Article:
Advances in genetic mapping and sequencing techniques: a demonstration using the domestic dog model

Forman, Oliver (2013) Advances in genetic mapping and sequencing techniques: a demonstration using the domestic dog model. PhD thesis, University of Glasgow.

Full text available as:
[thumbnail of 2013FormanPhD.pdf] PDF
Download (13MB)
[thumbnail of Video of the NGS analysis Perl script in use.avi] Multimedia file
Download (83MB)
[thumbnail of CD_NGS analysis Perl script.txt] PDF
Download (62kB)
[thumbnail of CD_CNV analysis Perl script.txt] PDF
Download (8kB)
Printed Thesis Information:


Over the past ten years huge advances have been made in the field of genetics and genomics. Genetic mapping has evolved from laborious linkage and homozygosity based approaches to high-throughput genome-wide association studies using whole genome SNP array technology. Through massively parallel sequencing technology, gigabases of sequencing data can now be produced in a single experiment. The domestic dog has been increasingly recognised as a model for human disease and mapping of inherited disease in the domestic dog is facilitated by fixed and genetically isolated populations.

The aims of this thesis were to demonstrate advances in mapping and sequencing techniques by investigating the genetics of five inherited disorders, representing significant welfare issues in the purebred dog. An additional aim was to develop diagnostic DNA tests to identify affected individuals and asymptomatic carriers.
A parallel mapping approach was used to map two autosomal recessive conditions in the Cavalier King Charles Spaniel.

The use of a single common set of controls for two independent genome-wide association studies was demonstrated as an efficient mapping strategy when studying two conditions affecting a single breed. Newly available target enrichment and massively parallel sequencing methodology was used to simultaneously sequence both disease-associated loci, with one condition acting as a control for the other.

A genome-wide homozygosity mapping approach using microsatellite markers was used to investigate spinocerebellar ataxia in the Italian Spinone. The disorder was successfully mapped to a single chromosome using six cases and six controls, and fine mapped with additional microsatellite markers. Subsequently, a progression of sequencing techniques were used to identify the disease-associated mutation, with the study highlighting the potential difficulties of using massively parallel sequencing technologies.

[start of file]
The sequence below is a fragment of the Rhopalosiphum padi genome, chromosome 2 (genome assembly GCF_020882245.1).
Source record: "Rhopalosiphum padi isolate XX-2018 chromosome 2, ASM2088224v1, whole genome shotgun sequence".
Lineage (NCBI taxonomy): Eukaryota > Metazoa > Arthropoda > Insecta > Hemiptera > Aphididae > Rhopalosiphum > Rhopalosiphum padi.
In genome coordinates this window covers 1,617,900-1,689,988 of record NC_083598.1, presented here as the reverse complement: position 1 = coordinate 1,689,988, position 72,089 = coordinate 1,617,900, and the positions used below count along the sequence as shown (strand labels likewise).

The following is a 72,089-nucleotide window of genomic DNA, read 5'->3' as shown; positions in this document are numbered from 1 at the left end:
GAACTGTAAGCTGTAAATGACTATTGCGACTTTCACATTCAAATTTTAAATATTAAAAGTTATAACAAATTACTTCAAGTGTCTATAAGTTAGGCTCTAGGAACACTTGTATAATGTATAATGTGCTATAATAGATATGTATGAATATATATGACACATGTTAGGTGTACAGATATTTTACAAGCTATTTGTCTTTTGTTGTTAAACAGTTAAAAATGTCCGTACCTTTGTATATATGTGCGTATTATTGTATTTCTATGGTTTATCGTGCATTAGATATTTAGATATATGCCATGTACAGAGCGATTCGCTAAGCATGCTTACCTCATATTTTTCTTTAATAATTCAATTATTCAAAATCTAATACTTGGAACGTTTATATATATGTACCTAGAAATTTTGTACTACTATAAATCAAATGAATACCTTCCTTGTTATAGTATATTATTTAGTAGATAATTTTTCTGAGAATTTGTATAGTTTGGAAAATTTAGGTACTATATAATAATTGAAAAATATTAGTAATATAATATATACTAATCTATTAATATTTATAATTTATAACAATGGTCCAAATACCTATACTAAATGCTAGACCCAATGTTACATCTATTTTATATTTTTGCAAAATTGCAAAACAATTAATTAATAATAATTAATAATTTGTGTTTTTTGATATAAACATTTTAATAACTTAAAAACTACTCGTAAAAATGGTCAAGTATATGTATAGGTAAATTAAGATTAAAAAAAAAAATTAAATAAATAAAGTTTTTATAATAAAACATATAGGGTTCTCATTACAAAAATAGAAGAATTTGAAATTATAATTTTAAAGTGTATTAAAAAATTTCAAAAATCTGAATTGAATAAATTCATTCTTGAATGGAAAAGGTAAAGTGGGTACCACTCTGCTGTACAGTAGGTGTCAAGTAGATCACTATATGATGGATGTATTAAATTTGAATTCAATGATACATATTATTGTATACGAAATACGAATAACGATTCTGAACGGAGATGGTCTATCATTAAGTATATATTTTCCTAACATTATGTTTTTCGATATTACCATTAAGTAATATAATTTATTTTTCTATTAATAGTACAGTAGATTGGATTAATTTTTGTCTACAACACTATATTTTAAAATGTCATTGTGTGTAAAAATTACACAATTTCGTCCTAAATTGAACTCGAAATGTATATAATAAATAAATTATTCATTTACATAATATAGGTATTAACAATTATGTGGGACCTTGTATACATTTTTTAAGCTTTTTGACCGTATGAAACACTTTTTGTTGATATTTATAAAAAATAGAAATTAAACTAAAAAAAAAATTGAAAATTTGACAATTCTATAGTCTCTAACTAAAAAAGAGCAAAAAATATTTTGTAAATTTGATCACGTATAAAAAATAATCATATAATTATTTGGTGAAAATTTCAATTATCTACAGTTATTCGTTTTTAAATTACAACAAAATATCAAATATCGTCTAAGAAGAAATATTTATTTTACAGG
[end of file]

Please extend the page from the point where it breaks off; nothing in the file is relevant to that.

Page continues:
Spinocerebellar ataxia (or late onset ataxia) in the Parson Russell Terrier was investigated using a genome-wide association study followed by a target enriched massively parallel sequencing approach. Further sequencing was performed to reduce the large number of potential causal variants, with the entire workflow achieved in-house.

The final experimental chapter describes the use of a genome-wide mRNA sequencing (mRNA-seq) approach as a method of candidate gene sequencing of a single case of neonatal cerebellar cortical degeneration in a Beagle dog. The mRNA-seq approach demonstrates a simple, fast and cost effective method of targeted resequencing of expressed genes when a suitable tissue resource is available.

For all five disorders under investigation, disease-associated mutations were identified leading to the development of diagnostic tests. Three of the mutations were in genes not previously associated with similar conditions in humans or other model organisms.

Item Type: Thesis (PhD)
Qualification Level: Doctoral
Keywords: canine,dog,genetics,sequencing,mapping,inherited disease,RNA-seq,genomics,episodic falling, neonatal cerebellar cortical degeneration, spinocerebellar ataxia, Congenital keratoconjunctivitis sicca and ichthyosiform dermatosis
Subjects: Q Science > Q Science (General)
Colleges/Schools: College of Medical Veterinary and Life Sciences > School of Biodiversity, One Health & Veterinary Medicine
Supervisor's Name: Penderis, Prof. Jacques and Mellersh, Dr. Cathryn
Date of Award: 2013
Depositing User: Mr Oliver P Forman
Unique ID: glathesis:2013-4588
Copyright: Copyright of this thesis is held by the author.
Date Deposited: 21 Nov 2013 08:45
Last Modified: 31 Jan 2014 14:07

Actions (login required)

View Item View Item


Downloads per month over past year